To Africa with Love
Column by Peggy Dover from the Rogue Valley Times
Lynn Leissler was the subject of a former column a few years back. She’s the wonder woman and close friend who has gladly accepted the challenges with the joys of raising her teenage granddaughter, Renee. Yes, Lynn possesses an impressive list of grandmotherly requisites; she knits, she sews, she quilts, she bakes—and all skillfully. She also reads voraciously.
Let’s just say at nearly 78 years old, Lynn might be considered beyond the stage of dealing with teen angst, prom dress shopping, and boyfriend troubles. The affection return Renee gives is well worth the investment.
Because she neither looks nor acts her age (however that’s supposed to look these days) this grandmother recently surpassed expectation by taking Renee on a mission trip to Kenya, Africa. I’m a witness as to just how many and prolonged were the challenges in preparation to leaving—everything seemed to work against them. Obtaining visas online was an exercise in humility; forget about patience. Taking the required shots and typhoid medicine made them ill, especially Renee. Despite navigating the potholes to get there and the ridiculous flight schedule with long layovers, they’re eager to return. I spoke with them about their incredible experience.
The program coordinating the effort is called Hope’s Promise. Various churches work with Hope’s Promise on behalf of bringing hope to children in the Kuza Project of Kenya—Kuza means light. They’re a faith-based organization who send teams of individuals to some of the most impoverished areas to work with neglected children and help them understand they matter. I asked Renee what she loved most about her experience.
“Meeting the kids,” was her quick reply. One thirteen-year-old boy in particular touched her soul. “He doesn’t have a lot. I asked him what his favorite thing to ever do was, and he said ‘praise the Lord.’ I said ‘what’s your second favorite thing to do?’ He answered, ‘help people who need things that I have.’”
Lynn explained the purpose. “It was a school break program, so, like a vacation Bible school type deal. The church there is facilitating a program that helps kids stay with their bio families, if possible. And if not, to be with non-relative caregivers to help them attend school—to care for them physically, emotionally, and spiritually and help these kids develop a sense of worth on their own, because they’ve had a lot of trauma in their lives.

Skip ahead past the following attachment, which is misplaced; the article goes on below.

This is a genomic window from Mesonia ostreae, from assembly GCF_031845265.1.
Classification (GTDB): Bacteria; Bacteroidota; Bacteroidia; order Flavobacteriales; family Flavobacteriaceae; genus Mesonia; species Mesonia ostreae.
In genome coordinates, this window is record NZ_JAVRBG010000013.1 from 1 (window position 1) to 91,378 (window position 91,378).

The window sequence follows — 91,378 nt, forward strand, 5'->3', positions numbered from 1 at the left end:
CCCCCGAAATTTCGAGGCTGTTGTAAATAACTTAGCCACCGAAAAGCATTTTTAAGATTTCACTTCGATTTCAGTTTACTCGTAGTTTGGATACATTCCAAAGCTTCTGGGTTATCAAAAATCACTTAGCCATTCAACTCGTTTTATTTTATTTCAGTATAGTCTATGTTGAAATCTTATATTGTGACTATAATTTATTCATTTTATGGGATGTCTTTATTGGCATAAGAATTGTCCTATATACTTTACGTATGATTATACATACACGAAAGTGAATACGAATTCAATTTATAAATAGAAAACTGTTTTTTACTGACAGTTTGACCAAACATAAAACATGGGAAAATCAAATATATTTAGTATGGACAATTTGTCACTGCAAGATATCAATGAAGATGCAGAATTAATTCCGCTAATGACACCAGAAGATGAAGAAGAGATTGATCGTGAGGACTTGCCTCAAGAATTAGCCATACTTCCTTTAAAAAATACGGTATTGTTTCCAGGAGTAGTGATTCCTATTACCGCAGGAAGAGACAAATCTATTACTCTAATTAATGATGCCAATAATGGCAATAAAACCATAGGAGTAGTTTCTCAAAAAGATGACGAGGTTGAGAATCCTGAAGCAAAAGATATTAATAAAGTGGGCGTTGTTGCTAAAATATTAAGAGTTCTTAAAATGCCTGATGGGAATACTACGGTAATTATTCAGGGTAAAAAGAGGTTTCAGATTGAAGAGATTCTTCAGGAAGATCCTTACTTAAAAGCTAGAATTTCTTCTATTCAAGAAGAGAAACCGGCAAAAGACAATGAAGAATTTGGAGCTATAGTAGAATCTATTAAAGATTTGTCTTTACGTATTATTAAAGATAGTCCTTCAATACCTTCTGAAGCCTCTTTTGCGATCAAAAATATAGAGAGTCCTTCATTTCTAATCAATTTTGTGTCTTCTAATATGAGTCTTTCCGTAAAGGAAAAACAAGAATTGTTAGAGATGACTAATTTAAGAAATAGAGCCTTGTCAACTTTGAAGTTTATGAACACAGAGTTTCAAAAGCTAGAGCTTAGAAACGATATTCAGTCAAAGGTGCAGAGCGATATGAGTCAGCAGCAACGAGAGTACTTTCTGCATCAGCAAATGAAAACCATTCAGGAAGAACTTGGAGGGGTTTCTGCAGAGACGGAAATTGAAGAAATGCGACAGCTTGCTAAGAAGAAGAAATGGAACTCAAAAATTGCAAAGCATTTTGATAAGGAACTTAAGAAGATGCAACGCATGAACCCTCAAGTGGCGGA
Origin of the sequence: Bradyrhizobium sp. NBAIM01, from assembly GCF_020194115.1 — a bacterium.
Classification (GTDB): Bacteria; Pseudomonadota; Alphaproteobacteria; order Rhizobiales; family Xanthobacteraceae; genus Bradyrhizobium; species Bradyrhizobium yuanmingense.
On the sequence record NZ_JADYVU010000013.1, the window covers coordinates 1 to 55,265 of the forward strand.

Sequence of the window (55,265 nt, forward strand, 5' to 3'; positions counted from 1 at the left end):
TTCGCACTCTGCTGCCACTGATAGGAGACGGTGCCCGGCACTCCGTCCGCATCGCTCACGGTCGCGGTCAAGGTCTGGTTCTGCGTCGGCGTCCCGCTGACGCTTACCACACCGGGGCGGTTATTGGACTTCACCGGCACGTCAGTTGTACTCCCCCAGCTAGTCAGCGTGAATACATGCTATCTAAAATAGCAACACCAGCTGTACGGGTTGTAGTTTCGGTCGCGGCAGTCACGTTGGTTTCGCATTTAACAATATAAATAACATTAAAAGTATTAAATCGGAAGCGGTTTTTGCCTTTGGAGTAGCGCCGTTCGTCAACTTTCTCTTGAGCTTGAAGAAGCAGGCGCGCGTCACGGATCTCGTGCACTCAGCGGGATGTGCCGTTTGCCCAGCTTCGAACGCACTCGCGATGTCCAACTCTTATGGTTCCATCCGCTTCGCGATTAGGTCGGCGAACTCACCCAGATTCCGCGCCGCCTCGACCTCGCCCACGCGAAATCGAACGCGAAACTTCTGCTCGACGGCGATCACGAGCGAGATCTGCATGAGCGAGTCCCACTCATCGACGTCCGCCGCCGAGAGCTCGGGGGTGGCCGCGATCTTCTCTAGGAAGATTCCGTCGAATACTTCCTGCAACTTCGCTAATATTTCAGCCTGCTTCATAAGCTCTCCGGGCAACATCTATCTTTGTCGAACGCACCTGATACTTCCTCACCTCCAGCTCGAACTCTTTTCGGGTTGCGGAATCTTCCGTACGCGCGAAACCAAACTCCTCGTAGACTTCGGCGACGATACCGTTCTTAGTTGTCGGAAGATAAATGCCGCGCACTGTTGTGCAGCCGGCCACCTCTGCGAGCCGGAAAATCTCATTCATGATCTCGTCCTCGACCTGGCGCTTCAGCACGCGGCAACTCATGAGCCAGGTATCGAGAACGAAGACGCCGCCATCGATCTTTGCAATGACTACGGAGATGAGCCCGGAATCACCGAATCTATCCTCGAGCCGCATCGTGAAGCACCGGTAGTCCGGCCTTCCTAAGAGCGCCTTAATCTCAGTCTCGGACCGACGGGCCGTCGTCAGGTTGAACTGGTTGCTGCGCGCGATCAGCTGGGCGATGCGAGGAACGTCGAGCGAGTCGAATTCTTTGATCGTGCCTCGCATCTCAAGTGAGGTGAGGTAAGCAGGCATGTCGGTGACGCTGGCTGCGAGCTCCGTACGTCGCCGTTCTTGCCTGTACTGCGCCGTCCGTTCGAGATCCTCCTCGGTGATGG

They are westernized there and also proudly aware of being Kenyan. The children of Mathare watch movies that they believe represent the typical American family. It was quite an eye-opener for them to learn that our country shares the same issues, with dysfunctional homes, and less than ideal living conditions not uncommon. “We were careful to not go there as “White saviors,” Lynn said, ‘just to go there and walk alongside what they are doing.”
The small group visited the Mathare Valley Slum of Nairobi, where half a million people dwell within six square miles. They weren’t there to gawk and shake their heads. Renee explained. “We hung out with the kids. We sang, danced, and did art classes. There were singing and ukulele classes. Then we walked through the slum. We went into a couple peoples’ houses, which were small.”
“It’s a slum and it’s harsh, but there’s resiliency, determination, and joy,” Lynn said.
Those who escape the slum, though glad to be out, miss the community they shared. They no longer know and relate to their neighbors, but stay to themselves behind gated communities. Eight-foot cornflower blue iron gates surround neighborhoods.
The life-changing trip had a powerful impact on both of them and altered their perspectives. Renee’s least favorite part was saying goodbye. “I was a whole wreck.” She’s considering missions as a worthwhile investment for her future and that of the kids.
It was autumn there. The weather was cool and pleasant for the Oregonians, while Kenyans wore puff coats. Lynn added, “Kenyans are warm, friendly, welcoming people, and they smile a lot.”
Nana (sho-sho in Kenyan) and granddaughter made friendships and memories that will stand the test of time.